The Bureau of Land Management Bishop Field Office issued seasonal fire restrictions for BLM-managed public lands in the Eastern Sierra effective Monday, July 1, due to increased wildland fire danger in the region. The restrictions will remain in effect until November 1, or until wildland fire conditions on public lands in the region improve. (BLM news release)

Bakersfield public lands. Photo by BLM.

BLM Bakersfield Field Office Increases Fire Restrictions

The Bureau of Land Management Bakersfield Field Office increased fire restrictions for BLM-managed public lands effective Monday, July 1, due to high wildland fire danger. The additional restriction includes no campfires, barbeques, or open fires, regardless if you are in a developed campground, other than portable stoves with gas, jelled petroleum, or pressurized liquid fuel with a valid California campfire permit, available free at all BLM, Forest Service and Cal Fire offices or at The BLM-managed public lands affected by these fire restrictions are in eastern Fresno, western Kern, Kings, Madera, San Luis Obispo, Santa Barbara, Tulare and Ventura counties; as well as the Carrizo Plain National Monument, Keysville Special Recreation Management Area, Lake Isabella and San Joaquin River Gorge. (BLM news release)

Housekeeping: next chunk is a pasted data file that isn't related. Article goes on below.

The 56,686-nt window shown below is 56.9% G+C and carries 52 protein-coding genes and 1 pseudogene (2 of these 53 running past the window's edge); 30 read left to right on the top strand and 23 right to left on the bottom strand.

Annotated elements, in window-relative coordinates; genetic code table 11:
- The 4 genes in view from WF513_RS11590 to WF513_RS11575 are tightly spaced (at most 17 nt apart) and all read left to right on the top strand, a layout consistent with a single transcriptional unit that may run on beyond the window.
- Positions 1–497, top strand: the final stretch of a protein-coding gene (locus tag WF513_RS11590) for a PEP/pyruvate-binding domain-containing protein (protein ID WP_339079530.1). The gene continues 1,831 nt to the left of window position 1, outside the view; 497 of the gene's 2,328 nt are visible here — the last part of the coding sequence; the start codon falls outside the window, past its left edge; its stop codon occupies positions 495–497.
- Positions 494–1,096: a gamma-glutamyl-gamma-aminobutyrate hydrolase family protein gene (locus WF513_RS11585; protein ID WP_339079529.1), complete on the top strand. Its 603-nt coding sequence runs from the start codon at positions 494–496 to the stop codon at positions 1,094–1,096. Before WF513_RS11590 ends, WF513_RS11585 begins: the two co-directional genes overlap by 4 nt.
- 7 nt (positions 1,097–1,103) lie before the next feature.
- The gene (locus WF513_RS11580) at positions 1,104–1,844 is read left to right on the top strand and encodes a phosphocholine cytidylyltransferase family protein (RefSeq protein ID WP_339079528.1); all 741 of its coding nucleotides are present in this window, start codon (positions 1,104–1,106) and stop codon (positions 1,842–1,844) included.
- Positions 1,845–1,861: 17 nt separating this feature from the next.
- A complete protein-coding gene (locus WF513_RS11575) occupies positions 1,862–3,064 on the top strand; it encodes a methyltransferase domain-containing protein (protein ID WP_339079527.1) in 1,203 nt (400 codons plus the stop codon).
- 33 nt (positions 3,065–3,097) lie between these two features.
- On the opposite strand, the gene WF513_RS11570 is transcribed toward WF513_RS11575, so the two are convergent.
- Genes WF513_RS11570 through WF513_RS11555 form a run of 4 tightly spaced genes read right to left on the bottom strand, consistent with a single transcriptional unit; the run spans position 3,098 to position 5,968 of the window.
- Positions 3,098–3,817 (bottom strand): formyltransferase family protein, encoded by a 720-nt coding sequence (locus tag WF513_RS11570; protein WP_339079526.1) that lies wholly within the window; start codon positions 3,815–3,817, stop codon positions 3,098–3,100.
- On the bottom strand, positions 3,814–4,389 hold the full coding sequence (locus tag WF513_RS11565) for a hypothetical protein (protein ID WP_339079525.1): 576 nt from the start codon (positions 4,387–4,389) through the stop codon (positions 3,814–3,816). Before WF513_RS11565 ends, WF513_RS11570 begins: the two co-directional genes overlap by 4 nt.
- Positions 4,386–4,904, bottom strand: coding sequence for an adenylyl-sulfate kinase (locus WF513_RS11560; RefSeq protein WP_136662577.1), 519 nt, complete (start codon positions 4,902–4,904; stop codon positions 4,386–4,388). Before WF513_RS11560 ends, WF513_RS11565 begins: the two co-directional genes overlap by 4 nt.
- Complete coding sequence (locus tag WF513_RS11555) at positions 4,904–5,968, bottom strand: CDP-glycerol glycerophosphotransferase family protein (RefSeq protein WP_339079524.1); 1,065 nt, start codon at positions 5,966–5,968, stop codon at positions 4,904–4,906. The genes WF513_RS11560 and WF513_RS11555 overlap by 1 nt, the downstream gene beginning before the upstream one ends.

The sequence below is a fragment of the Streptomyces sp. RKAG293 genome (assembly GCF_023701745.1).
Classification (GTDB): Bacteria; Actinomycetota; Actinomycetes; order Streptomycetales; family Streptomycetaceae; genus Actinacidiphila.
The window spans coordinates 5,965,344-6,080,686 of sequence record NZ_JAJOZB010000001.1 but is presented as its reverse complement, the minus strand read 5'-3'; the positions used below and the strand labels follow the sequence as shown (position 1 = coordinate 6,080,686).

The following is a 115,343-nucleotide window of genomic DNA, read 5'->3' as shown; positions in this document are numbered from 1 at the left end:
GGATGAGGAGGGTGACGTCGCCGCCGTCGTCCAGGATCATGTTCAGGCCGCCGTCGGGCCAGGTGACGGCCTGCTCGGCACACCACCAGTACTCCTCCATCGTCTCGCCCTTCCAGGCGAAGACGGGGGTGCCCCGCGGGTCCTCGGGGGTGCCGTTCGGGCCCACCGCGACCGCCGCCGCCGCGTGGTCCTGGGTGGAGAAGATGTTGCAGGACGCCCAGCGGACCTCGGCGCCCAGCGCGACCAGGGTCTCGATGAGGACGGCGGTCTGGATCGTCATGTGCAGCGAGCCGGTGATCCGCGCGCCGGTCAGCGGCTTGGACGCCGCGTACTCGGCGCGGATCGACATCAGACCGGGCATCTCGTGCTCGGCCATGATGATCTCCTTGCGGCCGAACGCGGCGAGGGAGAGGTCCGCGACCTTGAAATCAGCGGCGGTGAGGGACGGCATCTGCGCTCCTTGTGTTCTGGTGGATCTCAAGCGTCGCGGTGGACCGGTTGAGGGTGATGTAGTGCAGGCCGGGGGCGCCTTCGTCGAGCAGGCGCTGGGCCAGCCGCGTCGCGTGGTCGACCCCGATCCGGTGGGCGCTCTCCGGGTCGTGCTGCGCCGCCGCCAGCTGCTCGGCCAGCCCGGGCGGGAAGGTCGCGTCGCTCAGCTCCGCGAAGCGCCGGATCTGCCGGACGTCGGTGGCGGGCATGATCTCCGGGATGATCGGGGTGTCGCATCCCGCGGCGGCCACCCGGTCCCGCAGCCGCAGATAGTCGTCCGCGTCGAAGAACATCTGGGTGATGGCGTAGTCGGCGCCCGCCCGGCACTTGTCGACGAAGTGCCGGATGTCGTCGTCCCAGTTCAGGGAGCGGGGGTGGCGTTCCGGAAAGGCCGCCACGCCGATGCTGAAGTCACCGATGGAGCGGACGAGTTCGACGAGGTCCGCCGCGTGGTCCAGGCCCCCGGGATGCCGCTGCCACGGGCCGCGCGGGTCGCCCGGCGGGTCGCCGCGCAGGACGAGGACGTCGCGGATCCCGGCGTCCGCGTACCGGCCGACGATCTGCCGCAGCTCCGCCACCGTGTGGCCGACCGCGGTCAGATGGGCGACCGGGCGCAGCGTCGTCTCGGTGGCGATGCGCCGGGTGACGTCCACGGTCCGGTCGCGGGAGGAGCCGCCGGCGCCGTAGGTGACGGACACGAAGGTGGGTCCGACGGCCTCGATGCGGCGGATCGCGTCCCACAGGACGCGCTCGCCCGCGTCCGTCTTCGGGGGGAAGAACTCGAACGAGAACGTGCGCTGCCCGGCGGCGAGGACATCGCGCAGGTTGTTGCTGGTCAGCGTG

2018 Mendocino Complex Fire. Photo by Kipp Morrill, BLM.

BLM Ukiah Field Office Initiates Seasonal Fire Restrictions

The Bureau of Land Management Ukiah Field Office initiated fire restrictions, effective July 1, for BLM-managed public lands in Colusa, Glenn, Lake, Marin, Mendocino, Napa, Solano, Sonoma and Yolo counties, due to wildland fire danger. (BLM news release)

Whitewater Canyon. Photo by Steve Razo, BLM.

BLM Initiates Whitewater Canyon Closure Due to Increased Wildfire Risk

The Bureau of Land Management is temporarily closing public lands in and near Whitewater Canyon, Riverside County, due to the potential threat of wildfire. This public safety closure started Monday, July 1, and will remain in effect until further notice. (BLM news release)

Chappie Shasta OHV area. Photo by BLM.

BLM Announces Seasonal Fire Restrictions for Public Lands Managed by Redding Field Office

The Bureau of Land Management implemented fire restrictions for public lands managed by the Redding Field Office in Shasta, Siskiyou, Butte, Trinity and Tehama counties, beginning Monday, July 1. The restrictions will remain in effect until further notice. (BLM news release)